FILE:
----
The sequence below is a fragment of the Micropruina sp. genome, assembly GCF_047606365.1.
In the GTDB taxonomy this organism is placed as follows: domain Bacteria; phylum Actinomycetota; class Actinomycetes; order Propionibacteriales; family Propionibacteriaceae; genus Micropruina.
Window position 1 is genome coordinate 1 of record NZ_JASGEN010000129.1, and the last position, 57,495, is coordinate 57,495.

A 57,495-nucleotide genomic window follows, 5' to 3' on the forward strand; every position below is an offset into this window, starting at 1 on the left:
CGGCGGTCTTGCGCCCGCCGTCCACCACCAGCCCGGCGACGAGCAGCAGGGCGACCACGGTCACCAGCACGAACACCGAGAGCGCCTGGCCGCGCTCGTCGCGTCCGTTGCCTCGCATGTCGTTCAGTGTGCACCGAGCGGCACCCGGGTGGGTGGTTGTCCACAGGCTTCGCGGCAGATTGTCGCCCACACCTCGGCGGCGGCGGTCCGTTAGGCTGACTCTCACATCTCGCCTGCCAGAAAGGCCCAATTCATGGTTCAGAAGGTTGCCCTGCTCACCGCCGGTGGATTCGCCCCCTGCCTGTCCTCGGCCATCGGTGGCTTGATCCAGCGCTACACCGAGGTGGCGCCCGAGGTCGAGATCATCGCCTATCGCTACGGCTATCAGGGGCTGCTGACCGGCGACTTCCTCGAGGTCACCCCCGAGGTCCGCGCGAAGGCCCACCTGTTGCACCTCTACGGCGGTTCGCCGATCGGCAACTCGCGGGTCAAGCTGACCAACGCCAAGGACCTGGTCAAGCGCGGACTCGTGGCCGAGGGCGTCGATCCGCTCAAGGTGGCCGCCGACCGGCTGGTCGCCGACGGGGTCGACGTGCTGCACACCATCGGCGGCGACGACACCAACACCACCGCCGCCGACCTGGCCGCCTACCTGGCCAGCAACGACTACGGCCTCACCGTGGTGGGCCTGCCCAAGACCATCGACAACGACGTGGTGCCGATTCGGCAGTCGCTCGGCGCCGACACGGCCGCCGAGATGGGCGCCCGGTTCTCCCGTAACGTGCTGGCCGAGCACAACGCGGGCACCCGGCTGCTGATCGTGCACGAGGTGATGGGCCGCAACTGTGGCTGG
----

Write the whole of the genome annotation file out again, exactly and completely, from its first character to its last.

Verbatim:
The sequence below is a fragment of the Micropruina sp. genome, assembly GCF_047606365.1.
In the GTDB taxonomy this organism is placed as follows: domain Bacteria; phylum Actinomycetota; class Actinomycetes; order Propionibacteriales; family Propionibacteriaceae; genus Micropruina.
Window position 1 is genome coordinate 1 of record NZ_JASGEN010000129.1, and the last position, 57,495, is coordinate 57,495.

A 57,495-nucleotide genomic window follows, 5' to 3' on the forward strand; every position below is an offset into this window, starting at 1 on the left:
CGGCGGTCTTGCGCCCGCCGTCCACCACCAGCCCGGCGACGAGCAGCAGGGCGACCACGGTCACCAGCACGAACACCGAGAGCGCCTGGCCGCGCTCGTCGCGTCCGTTGCCTCGCATGTCGTTCAGTGTGCACCGAGCGGCACCCGGGTGGGTGGTTGTCCACAGGCTTCGCGGCAGATTGTCGCCCACACCTCGGCGGCGGCGGTCCGTTAGGCTGACTCTCACATCTCGCCTGCCAGAAAGGCCCAATTCATGGTTCAGAAGGTTGCCCTGCTCACCGCCGGTGGATTCGCCCCCTGCCTGTCCTCGGCCATCGGTGGCTTGATCCAGCGCTACACCGAGGTGGCGCCCGAGGTCGAGATCATCGCCTATCGCTACGGCTATCAGGGGCTGCTGACCGGCGACTTCCTCGAGGTCACCCCCGAGGTCCGCGCGAAGGCCCACCTGTTGCACCTCTACGGCGGTTCGCCGATCGGCAACTCGCGGGTCAAGCTGACCAACGCCAAGGACCTGGTCAAGCGCGGACTCGTGGCCGAGGGCGTCGATCCGCTCAAGGTGGCCGCCGACCGGCTGGTCGCCGACGGGGTCGACGTGCTGCACACCATCGGCGGCGACGACACCAACACCACCGCCGCCGACCTGGCCGCCTACCTGGCCAGCAACGACTACGGCCTCACCGTGGTGGGCCTGCCCAAGACCATCGACAACGACGTGGTGCCGATTCGGCAGTCGCTCGGCGCCGACACGGCCGCCGAGATGGGCGCCCGGTTCTCCCGTAACGTGCTGGCCGAGCACAACGCGGGCACCCGGCTGCTGATCGTGCACGAGGTGATGGGCCGCAACTGTGGCTGG